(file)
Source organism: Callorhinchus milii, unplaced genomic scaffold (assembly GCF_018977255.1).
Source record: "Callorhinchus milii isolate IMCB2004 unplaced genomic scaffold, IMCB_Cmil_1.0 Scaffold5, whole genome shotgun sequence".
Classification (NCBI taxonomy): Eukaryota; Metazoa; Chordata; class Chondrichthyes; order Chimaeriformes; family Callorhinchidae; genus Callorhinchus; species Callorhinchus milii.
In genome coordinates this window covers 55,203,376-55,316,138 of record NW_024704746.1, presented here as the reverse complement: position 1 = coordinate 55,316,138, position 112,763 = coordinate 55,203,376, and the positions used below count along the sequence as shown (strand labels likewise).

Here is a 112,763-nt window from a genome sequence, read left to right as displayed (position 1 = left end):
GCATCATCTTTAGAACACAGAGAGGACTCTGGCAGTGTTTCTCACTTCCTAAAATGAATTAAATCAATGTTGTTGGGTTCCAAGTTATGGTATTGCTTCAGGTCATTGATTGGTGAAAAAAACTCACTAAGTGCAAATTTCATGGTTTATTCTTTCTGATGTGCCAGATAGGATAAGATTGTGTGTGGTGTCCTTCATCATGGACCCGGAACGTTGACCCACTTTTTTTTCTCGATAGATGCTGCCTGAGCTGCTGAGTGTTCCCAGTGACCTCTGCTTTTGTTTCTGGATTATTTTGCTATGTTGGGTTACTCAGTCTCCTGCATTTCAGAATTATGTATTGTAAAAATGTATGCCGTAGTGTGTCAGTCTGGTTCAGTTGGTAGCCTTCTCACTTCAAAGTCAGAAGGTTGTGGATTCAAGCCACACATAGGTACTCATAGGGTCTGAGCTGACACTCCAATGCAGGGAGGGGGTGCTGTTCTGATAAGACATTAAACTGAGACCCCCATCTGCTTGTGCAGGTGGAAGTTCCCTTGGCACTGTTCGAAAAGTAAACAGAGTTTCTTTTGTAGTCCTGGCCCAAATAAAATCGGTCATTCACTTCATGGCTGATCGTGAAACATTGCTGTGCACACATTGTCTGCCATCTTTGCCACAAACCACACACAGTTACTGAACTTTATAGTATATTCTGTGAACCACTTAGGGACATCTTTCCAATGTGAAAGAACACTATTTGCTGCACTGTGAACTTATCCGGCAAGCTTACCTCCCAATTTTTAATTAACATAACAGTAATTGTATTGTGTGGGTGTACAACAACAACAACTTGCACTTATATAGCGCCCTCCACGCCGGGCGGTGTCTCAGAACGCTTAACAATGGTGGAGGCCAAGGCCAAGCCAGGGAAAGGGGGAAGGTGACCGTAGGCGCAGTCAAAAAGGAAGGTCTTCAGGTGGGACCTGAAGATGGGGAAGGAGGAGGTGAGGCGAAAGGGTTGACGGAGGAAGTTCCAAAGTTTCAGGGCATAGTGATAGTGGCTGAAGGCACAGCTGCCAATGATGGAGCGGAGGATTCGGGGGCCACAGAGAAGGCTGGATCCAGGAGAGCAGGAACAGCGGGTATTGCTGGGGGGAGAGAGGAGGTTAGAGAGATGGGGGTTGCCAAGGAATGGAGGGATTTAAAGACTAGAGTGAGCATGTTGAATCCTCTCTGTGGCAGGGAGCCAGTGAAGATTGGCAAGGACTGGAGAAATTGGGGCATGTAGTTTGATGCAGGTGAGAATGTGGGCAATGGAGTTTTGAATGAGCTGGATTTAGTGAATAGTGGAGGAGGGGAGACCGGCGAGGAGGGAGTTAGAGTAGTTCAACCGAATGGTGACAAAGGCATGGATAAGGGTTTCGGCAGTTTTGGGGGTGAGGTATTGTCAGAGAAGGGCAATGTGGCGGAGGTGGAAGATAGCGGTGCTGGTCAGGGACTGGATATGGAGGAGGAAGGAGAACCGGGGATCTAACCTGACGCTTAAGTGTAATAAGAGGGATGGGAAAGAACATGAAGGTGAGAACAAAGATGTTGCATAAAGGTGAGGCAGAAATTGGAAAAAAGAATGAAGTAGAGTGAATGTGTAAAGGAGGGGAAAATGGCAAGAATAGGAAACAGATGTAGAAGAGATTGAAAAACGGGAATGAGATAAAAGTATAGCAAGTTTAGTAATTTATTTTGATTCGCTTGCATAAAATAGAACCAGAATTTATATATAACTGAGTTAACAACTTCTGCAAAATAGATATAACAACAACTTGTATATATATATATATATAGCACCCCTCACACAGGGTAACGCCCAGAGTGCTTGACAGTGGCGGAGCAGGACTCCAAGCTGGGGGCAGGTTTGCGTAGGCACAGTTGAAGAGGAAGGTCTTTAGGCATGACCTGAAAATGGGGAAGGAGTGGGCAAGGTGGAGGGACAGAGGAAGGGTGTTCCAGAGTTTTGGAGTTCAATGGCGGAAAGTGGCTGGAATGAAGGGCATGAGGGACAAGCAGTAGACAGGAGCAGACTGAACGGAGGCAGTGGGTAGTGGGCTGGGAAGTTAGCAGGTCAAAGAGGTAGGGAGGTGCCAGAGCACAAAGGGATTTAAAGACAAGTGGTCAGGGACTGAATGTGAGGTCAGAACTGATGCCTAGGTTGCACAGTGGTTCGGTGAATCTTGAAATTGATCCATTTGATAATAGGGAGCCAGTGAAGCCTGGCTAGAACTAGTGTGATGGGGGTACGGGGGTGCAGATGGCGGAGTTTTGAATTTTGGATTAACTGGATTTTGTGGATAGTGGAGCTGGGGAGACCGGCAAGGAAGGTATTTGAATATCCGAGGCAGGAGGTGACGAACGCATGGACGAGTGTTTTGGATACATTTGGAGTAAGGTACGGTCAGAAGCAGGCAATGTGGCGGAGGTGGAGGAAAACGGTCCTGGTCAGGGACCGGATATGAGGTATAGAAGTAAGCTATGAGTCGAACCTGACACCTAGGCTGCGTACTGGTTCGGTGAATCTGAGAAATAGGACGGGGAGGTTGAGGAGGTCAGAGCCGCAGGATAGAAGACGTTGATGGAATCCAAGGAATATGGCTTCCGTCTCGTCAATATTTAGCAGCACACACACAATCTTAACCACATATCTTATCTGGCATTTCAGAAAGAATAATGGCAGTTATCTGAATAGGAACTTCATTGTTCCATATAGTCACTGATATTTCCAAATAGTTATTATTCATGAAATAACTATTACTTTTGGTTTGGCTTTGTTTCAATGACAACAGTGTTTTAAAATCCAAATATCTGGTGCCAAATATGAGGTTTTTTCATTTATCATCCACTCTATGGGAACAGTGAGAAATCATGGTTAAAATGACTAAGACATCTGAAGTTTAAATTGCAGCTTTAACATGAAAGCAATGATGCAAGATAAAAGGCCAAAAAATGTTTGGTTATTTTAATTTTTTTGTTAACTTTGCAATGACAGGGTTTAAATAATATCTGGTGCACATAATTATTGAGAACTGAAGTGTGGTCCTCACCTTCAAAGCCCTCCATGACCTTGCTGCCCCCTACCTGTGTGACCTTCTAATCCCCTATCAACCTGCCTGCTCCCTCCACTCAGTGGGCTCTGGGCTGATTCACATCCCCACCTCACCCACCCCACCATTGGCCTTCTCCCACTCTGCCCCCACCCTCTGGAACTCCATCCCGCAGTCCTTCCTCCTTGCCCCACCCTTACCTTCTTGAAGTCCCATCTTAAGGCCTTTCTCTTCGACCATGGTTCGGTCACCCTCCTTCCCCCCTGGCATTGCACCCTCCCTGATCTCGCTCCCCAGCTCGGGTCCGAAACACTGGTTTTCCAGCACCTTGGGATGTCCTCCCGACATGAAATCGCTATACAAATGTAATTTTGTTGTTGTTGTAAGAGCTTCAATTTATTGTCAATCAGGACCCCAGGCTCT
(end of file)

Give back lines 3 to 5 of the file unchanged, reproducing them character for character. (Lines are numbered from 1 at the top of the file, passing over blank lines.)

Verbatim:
Classification (NCBI taxonomy): Eukaryota; Metazoa; Chordata; class Chondrichthyes; order Chimaeriformes; family Callorhinchidae; genus Callorhinchus; species Callorhinchus milii.
In genome coordinates this window covers 55,203,376-55,316,138 of record NW_024704746.1, presented here as the reverse complement: position 1 = coordinate 55,316,138, position 112,763 = coordinate 55,203,376, and the positions used below count along the sequence as shown (strand labels likewise).

Here is a 112,763-nt window from a genome sequence, read left to right as displayed (position 1 = left end):